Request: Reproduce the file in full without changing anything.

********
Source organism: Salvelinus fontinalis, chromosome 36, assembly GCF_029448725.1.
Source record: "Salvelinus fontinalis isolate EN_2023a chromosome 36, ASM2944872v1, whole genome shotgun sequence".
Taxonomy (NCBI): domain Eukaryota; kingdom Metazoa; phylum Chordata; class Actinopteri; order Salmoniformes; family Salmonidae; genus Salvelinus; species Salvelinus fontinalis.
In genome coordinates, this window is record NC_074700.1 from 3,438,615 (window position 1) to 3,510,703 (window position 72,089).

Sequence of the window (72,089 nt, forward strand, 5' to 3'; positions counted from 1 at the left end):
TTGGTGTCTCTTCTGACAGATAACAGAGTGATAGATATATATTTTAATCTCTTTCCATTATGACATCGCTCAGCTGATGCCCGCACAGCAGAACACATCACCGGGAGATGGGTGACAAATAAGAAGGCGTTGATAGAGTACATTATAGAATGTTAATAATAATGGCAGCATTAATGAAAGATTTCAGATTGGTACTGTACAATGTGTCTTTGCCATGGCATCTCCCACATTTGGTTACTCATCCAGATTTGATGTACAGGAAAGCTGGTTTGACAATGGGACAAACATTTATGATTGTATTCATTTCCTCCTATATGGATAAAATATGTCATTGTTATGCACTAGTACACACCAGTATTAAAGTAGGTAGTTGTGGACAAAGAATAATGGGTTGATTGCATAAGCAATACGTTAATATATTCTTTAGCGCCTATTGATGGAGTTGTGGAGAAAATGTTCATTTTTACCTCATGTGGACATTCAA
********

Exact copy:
Source organism: Salvelinus fontinalis, chromosome 36, assembly GCF_029448725.1.
Source record: "Salvelinus fontinalis isolate EN_2023a chromosome 36, ASM2944872v1, whole genome shotgun sequence".
Taxonomy (NCBI): domain Eukaryota; kingdom Metazoa; phylum Chordata; class Actinopteri; order Salmoniformes; family Salmonidae; genus Salvelinus; species Salvelinus fontinalis.
In genome coordinates, this window is record NC_074700.1 from 3,438,615 (window position 1) to 3,510,703 (window position 72,089).

Sequence of the window (72,089 nt, forward strand, 5' to 3'; positions counted from 1 at the left end):
TTGGTGTCTCTTCTGACAGATAACAGAGTGATAGATATATATTTTAATCTCTTTCCATTATGACATCGCTCAGCTGATGCCCGCACAGCAGAACACATCACCGGGAGATGGGTGACAAATAAGAAGGCGTTGATAGAGTACATTATAGAATGTTAATAATAATGGCAGCATTAATGAAAGATTTCAGATTGGTACTGTACAATGTGTCTTTGCCATGGCATCTCCCACATTTGGTTACTCATCCAGATTTGATGTACAGGAAAGCTGGTTTGACAATGGGACAAACATTTATGATTGTATTCATTTCCTCCTATATGGATAAAATATGTCATTGTTATGCACTAGTACACACCAGTATTAAAGTAGGTAGTTGTGGACAAAGAATAATGGGTTGATTGCATAAGCAATACGTTAATATATTCTTTAGCGCCTATTGATGGAGTTGTGGAGAAAATGTTCATTTTTACCTCATGTGGACATTCAA